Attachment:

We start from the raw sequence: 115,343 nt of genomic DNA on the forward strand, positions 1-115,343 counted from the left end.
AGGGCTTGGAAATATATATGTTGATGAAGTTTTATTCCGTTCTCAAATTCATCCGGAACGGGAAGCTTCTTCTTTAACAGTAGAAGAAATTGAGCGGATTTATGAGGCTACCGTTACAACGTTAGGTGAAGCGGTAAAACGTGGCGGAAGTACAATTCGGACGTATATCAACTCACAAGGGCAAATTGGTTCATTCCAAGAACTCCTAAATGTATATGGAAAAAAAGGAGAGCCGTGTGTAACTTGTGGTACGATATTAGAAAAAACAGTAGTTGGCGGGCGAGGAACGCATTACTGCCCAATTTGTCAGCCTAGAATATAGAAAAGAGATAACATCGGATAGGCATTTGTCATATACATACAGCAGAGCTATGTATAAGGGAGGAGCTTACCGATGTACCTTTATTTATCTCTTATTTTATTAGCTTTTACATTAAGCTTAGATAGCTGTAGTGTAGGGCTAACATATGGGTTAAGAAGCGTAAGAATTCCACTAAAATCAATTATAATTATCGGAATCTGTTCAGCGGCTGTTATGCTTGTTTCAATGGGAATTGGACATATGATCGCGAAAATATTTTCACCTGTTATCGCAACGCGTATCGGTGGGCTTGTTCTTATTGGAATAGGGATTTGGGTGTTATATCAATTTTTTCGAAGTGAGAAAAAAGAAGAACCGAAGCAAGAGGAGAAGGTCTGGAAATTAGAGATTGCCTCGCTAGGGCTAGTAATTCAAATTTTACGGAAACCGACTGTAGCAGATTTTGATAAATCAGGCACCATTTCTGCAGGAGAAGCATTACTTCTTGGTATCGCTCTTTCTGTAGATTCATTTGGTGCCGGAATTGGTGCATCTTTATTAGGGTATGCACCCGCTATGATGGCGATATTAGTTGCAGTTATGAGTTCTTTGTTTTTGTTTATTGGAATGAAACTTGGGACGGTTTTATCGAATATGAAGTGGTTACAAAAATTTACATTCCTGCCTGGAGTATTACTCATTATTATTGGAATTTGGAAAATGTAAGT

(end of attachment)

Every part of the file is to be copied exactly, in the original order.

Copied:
We start from the raw sequence: 115,343 nt of genomic DNA on the forward strand, positions 1-115,343 counted from the left end.
AGGGCTTGGAAATATATATGTTGATGAAGTTTTATTCCGTTCTCAAATTCATCCGGAACGGGAAGCTTCTTCTTTAACAGTAGAAGAAATTGAGCGGATTTATGAGGCTACCGTTACAACGTTAGGTGAAGCGGTAAAACGTGGCGGAAGTACAATTCGGACGTATATCAACTCACAAGGGCAAATTGGTTCATTCCAAGAACTCCTAAATGTATATGGAAAAAAAGGAGAGCCGTGTGTAACTTGTGGTACGATATTAGAAAAAACAGTAGTTGGCGGGCGAGGAACGCATTACTGCCCAATTTGTCAGCCTAGAATATAGAAAAGAGATAACATCGGATAGGCATTTGTCATATACATACAGCAGAGCTATGTATAAGGGAGGAGCTTACCGATGTACCTTTATTTATCTCTTATTTTATTAGCTTTTACATTAAGCTTAGATAGCTGTAGTGTAGGGCTAACATATGGGTTAAGAAGCGTAAGAATTCCACTAAAATCAATTATAATTATCGGAATCTGTTCAGCGGCTGTTATGCTTGTTTCAATGGGAATTGGACATATGATCGCGAAAATATTTTCACCTGTTATCGCAACGCGTATCGGTGGGCTTGTTCTTATTGGAATAGGGATTTGGGTGTTATATCAATTTTTTCGAAGTGAGAAAAAAGAAGAACCGAAGCAAGAGGAGAAGGTCTGGAAATTAGAGATTGCCTCGCTAGGGCTAGTAATTCAAATTTTACGGAAACCGACTGTAGCAGATTTTGATAAATCAGGCACCATTTCTGCAGGAGAAGCATTACTTCTTGGTATCGCTCTTTCTGTAGATTCATTTGGTGCCGGAATTGGTGCATCTTTATTAGGGTATGCACCCGCTATGATGGCGATATTAGTTGCAGTTATGAGTTCTTTGTTTTTGTTTATTGGAATGAAACTTGGGACGGTTTTATCGAATATGAAGTGGTTACAAAAATTTACATTCCTGCCTGGAGTATTACTCATTATTATTGGAATTTGGAAAATGTAAGT